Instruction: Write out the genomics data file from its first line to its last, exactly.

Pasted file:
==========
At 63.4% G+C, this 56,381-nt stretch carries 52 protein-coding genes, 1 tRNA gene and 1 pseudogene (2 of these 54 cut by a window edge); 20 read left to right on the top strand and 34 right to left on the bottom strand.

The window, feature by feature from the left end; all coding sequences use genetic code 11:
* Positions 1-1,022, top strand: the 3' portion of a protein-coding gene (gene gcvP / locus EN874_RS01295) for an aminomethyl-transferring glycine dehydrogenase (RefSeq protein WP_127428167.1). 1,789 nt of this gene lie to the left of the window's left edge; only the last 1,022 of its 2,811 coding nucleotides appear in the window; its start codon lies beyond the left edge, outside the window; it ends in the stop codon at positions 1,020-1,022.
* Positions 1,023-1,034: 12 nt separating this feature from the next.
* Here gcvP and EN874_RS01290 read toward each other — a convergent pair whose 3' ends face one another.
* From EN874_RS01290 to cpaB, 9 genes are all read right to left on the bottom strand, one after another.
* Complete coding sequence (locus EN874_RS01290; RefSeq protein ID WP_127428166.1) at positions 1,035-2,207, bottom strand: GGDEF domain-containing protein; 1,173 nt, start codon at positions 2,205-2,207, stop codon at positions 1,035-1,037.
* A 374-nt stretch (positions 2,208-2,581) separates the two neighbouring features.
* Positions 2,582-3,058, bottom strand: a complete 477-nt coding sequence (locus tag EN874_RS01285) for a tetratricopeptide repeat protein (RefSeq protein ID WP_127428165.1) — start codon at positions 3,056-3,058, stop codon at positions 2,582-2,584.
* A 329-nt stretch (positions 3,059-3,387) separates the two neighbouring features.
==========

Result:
At 63.4% G+C, this 56,381-nt stretch carries 52 protein-coding genes, 1 tRNA gene and 1 pseudogene (2 of these 54 cut by a window edge); 20 read left to right on the top strand and 34 right to left on the bottom strand.

The window, feature by feature from the left end; all coding sequences use genetic code 11:
* Positions 1-1,022, top strand: the 3' portion of a protein-coding gene (gene gcvP / locus EN874_RS01295) for an aminomethyl-transferring glycine dehydrogenase (RefSeq protein WP_127428167.1). 1,789 nt of this gene lie to the left of the window's left edge; only the last 1,022 of its 2,811 coding nucleotides appear in the window; its start codon lies beyond the left edge, outside the window; it ends in the stop codon at positions 1,020-1,022.
* Positions 1,023-1,034: 12 nt separating this feature from the next.
* Here gcvP and EN874_RS01290 read toward each other — a convergent pair whose 3' ends face one another.
* From EN874_RS01290 to cpaB, 9 genes are all read right to left on the bottom strand, one after another.
* Complete coding sequence (locus EN874_RS01290; RefSeq protein ID WP_127428166.1) at positions 1,035-2,207, bottom strand: GGDEF domain-containing protein; 1,173 nt, start codon at positions 2,205-2,207, stop codon at positions 1,035-1,037.
* A 374-nt stretch (positions 2,208-2,581) separates the two neighbouring features.
* Positions 2,582-3,058, bottom strand: a complete 477-nt coding sequence (locus tag EN874_RS01285) for a tetratricopeptide repeat protein (RefSeq protein ID WP_127428165.1) — start codon at positions 3,056-3,058, stop codon at positions 2,582-2,584.
* A 329-nt stretch (positions 3,059-3,387) separates the two neighbouring features.